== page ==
The carpet yarns are then tufted into a carpet backing material by techniques known in the art. The yarn may be inserted as loops to form loop-pile carpets. For cut-pile carpets, the loops may be cut to form substantially parallel vertical tufts which are then evenly sheared to a desired height. The carpets made from the yarns of this invention are essentially free of glitter, have high bulk, and are resistant to fibrillation.

Testing Methods Carpet Glitter and Bulk Ratinqs

The degrees of bulk and glitter for different cut-pile carpet samples were visually compared in a side-by-side comparison without knowledge of which carpets were made with which yarns. The carpets were examined by a panel of people familiar with carpet construction and surface texture.

Carpet samples composed of round cross-section fibers were chosen as reference points and given a rating of no glitter and low bulk. For bulk, the remaining samples were given a subjective rating of either low, medium, or high. For glitter, the remaining samples were given a subjective rating of none, low, medium, or high.

Relative Viscosity

The relative viscosity (RV) of nylon 66 was measured by dissolving 5.5 grams of nylon 66 polymer in 50 cc of formic acid. The RV is the ratio of the absolute viscosity of the nylon 66/formic acid solution to the absolute viscosity of the formic acid. Both absolute viscosities were measured at 25° C.

EXAMPLES Examples 1-7

In the following Examples, nylon 66 filaments having various cross-sections were produced. The nylon 66 filaments were spun from different spinnerets. Each spinneret had 160 capillaries of a specific design, as shown in FIGS. 1-7.

The nylon 66 polymer used for all of the examples was a bright polymer. The polymer spin dope did not contain any delusterant and had a relative viscosity (RV) of 68 ≅3 units. The polymer temperature before the spinning pack was controlled at about 290±1° C., and the spinning throughput was 70 pounds per hour. The polymer was extruded through the different spinnerets and divided into two 80 filament segments. The capillary dimensions for the spinnerets are described below. The molten fibers were then rapidly quenched in a chimney, where cooling air at 9° C. was blown past the filaments at 300 cubic ft./min (0.236 cubic m/sec). The filaments were pulled by a feed roll rotating at a surface speed of 800 yd./min (732 m/min) through the quench zone and then were coated with a lubricant for drawing and crimping. The coated yarns were drawn at 2197 yds./min (2.75 × draw ratio) using a pair of heated (220° C.) draw rolls. The yarns were then forwarded into a dual-impingement bulking jet (240° C. hot air), similar to that described in Coon, U.S. Pat. No. 3,525,134, to form two 1200 denier, 15 denier per filament (dpf) yarns.

The spun, drawn, and crimped bulked continuous filament (BCF) yarns were cable-twisted to 5.75 turns per inch (tpi) on a cable twister and heat-set on a Superba heat-setting machine at the standard process conditions for nylon 66 BCF yarns. The test yarns were then tufted into 40 oz./sq. yd., 5/8 inch pile height carpets on a 1/8 inch gauge cut pile tufting machine. The tufted carpets were dyed in a range dyer into medium mauve color carpets. The carpet aesthetics were assessed by a panel of experts and the results are shown in Table I.

Example 1 (Comparative)

Filaments having a round cross-section, as shown in FIG. 1A, were made using the above-described process. The filaments were spun through a spinneret capillary, as shown in FIG. 1, having a round orifice of 0.010 inches in diameter.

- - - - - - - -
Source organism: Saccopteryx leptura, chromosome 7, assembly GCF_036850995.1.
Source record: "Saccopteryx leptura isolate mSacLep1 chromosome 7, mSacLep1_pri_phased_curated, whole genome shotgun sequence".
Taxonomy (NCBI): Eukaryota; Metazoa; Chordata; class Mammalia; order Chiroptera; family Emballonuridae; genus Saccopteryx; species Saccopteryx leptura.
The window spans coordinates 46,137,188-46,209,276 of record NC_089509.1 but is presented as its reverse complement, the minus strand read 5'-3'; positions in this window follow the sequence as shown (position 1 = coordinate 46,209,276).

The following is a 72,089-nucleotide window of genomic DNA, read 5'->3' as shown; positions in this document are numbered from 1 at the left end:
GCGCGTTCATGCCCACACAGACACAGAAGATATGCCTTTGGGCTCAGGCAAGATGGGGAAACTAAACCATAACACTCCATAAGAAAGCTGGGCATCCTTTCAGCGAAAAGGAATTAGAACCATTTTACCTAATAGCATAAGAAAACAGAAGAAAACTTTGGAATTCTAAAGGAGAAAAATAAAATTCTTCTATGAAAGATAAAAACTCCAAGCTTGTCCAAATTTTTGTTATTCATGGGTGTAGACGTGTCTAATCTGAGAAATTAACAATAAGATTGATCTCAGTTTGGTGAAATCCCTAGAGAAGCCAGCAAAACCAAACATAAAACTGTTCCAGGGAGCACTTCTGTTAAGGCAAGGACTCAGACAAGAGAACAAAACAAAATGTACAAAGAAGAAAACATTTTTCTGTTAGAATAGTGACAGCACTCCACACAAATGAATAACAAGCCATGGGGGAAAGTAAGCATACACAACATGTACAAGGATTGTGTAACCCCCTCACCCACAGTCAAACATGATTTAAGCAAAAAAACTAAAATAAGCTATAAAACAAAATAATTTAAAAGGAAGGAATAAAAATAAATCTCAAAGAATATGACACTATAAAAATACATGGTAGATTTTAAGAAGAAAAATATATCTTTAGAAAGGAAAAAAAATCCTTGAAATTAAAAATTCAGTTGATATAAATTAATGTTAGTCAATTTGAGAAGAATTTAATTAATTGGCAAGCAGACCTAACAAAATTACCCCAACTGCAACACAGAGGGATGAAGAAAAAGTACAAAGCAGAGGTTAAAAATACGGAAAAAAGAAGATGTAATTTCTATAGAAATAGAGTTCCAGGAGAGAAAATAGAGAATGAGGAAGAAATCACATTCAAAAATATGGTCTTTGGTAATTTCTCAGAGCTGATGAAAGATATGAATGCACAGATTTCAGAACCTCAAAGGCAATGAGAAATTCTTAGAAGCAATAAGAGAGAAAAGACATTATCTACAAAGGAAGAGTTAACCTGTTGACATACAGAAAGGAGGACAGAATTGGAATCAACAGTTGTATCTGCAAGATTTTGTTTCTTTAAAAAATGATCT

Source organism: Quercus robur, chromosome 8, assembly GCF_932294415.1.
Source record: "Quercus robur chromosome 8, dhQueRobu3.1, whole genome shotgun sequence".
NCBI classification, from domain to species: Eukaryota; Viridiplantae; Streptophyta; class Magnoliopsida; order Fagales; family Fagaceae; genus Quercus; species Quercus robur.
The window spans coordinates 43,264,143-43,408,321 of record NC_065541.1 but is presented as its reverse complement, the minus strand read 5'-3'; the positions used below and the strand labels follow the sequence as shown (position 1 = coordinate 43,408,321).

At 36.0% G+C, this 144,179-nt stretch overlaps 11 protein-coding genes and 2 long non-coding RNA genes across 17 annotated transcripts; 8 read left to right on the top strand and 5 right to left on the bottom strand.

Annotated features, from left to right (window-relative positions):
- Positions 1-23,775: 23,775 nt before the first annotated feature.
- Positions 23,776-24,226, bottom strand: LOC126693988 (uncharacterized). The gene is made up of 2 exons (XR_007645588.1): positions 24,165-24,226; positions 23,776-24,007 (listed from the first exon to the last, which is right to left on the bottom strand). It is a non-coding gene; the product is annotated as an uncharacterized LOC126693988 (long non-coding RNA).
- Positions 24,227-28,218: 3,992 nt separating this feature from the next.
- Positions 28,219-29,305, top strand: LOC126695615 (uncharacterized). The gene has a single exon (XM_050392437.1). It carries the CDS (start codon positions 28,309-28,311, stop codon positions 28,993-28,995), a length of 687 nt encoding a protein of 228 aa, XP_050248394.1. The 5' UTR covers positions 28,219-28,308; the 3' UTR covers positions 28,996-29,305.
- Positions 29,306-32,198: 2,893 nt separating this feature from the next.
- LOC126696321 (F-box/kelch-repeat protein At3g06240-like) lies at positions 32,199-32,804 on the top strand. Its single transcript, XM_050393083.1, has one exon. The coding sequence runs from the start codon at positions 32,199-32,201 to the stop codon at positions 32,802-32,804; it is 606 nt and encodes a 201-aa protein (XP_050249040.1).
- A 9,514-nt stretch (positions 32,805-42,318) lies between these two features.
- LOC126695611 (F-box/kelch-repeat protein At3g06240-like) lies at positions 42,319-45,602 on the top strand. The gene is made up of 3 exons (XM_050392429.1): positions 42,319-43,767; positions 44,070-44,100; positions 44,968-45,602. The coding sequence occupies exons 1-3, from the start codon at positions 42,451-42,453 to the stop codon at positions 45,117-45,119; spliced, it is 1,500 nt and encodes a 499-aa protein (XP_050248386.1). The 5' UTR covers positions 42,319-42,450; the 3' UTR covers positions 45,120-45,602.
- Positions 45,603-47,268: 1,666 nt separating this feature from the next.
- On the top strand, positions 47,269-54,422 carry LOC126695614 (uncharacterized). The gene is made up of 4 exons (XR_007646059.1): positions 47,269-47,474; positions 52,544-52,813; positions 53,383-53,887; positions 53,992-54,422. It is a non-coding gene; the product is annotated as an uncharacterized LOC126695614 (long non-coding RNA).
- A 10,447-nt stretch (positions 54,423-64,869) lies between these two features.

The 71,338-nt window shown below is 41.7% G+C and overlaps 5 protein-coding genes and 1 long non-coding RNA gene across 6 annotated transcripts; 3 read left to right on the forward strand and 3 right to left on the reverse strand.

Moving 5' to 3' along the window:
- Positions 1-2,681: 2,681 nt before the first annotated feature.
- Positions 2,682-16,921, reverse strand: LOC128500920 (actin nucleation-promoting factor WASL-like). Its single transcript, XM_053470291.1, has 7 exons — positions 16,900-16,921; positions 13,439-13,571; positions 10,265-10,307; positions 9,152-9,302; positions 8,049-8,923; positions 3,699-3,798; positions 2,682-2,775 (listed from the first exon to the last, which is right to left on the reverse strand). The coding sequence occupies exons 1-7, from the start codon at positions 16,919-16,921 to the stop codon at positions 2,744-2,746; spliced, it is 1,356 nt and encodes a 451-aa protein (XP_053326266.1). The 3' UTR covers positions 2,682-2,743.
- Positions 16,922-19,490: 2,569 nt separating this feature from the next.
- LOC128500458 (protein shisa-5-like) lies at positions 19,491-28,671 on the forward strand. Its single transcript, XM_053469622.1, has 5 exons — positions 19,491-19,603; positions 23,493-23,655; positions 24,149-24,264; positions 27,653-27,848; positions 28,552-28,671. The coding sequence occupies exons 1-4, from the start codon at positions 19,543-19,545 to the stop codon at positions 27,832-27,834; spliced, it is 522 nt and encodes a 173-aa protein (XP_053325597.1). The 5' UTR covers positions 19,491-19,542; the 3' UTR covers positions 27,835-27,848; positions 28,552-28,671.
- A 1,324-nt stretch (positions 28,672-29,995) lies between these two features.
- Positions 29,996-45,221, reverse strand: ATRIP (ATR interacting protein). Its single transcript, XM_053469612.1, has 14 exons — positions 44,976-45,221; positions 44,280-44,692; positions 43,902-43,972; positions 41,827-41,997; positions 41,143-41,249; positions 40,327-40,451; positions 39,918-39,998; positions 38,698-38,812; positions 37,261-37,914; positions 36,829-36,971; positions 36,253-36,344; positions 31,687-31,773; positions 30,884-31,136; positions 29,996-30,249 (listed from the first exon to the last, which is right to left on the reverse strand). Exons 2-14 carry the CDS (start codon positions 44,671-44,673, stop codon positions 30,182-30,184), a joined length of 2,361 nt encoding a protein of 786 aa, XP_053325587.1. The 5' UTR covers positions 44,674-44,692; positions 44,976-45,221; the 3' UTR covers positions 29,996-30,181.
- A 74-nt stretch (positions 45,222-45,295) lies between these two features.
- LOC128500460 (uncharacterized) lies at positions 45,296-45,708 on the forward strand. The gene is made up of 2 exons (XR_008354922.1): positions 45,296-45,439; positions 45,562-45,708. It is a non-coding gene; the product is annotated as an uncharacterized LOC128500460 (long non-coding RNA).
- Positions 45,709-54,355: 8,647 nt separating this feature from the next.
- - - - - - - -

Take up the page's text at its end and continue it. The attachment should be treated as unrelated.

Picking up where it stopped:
Example 2 (Comparative)

Filaments having a trilobal cross-section, as shown in FIG. 2A, were made using the above-described process. The filaments were spun through a spinneret capillary, as shown in FIG. 2, having three integrally joined arms (lobes) which were essentially symmetrical. The arms had a width of 0.008 inches and a length of 0.017 inches.

Example 3 (Comparative)

Filaments having a tetralobal cross-section, as shown in FIG. 3A, were made using the above-described process. The filaments were spun through a spinneret capillary, as shown in FIG. 3, having four integrally joined arms (lobes) which were essentially symmetrical. The arms had a width of 0.010 inches and a length of 0.025 inches.

Example 4

Filaments having a trilobal cross-section, as shown in FIG. 4A, were made using the above-described process. The filaments were spun through a spinneret capillary, as shown in FIG. 4, having the following dimensions. The central orifice (1) had a diameter of 0.020 inches, and the slots (2-4) had widths of 0.002 inches. The first and second peripheral orifices (5-10) had diameters of 0.015 inches. The distance from the center point of a first peripheral orifice, e.g., (5), along the slot, to the center point of a second peripheral orifice, e.g., (8) was 0.0210 inches. The distance from the center point of the central orifice, along the slot, to the center point of the first peripheral orifices was 0.0235 inches.

Example 5

Filaments having a trilobal cross-section, as shown in FIG. 5A, were made using the above-described process. The filaments were spun through a spinneret capillary, as shown in FIG. 5, having the following dimensions. The central orifice had a diameter of 0.0170 inches, and the slots had widths of 0.0025 inches. The first peripheral orifice, e.g., (21) had a diameter of 0.0090 inches, and the second peripheral orifice, e.g., (22) had a diameter of 0.0070 inches. The distance from the center point of the first peripheral orifice, along the slot, to the center point of the second peripheral orifice was 0.0255 inches. The distance from the center point of the central orifice, along the slot, to the center point of the first peripheral orifices was 0.0285 inches.